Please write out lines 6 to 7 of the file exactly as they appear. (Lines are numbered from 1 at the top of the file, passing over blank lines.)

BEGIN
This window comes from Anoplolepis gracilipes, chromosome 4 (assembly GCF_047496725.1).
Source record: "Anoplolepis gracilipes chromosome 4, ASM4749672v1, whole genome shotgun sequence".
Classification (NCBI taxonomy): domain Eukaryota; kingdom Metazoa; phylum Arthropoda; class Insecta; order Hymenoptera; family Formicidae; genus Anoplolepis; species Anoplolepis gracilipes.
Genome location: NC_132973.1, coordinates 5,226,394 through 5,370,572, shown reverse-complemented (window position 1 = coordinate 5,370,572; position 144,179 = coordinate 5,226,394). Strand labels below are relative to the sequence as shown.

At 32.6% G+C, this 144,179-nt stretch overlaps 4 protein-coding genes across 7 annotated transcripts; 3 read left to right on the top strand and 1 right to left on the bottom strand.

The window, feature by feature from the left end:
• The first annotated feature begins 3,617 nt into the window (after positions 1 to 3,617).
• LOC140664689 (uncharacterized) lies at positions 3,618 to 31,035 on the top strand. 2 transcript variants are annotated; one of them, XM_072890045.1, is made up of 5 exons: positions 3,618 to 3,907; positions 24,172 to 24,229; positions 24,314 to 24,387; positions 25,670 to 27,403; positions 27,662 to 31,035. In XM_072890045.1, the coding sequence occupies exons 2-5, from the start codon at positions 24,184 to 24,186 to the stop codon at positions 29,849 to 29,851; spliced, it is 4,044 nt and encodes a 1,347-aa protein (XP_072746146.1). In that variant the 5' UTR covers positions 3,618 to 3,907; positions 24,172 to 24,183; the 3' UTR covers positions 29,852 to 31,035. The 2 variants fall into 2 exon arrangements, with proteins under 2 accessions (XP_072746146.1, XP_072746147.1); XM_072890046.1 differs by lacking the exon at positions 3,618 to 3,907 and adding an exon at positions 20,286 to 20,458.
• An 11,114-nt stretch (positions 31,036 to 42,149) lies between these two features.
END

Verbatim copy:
The window, feature by feature from the left end:
• The first annotated feature begins 3,617 nt into the window (after positions 1 to 3,617).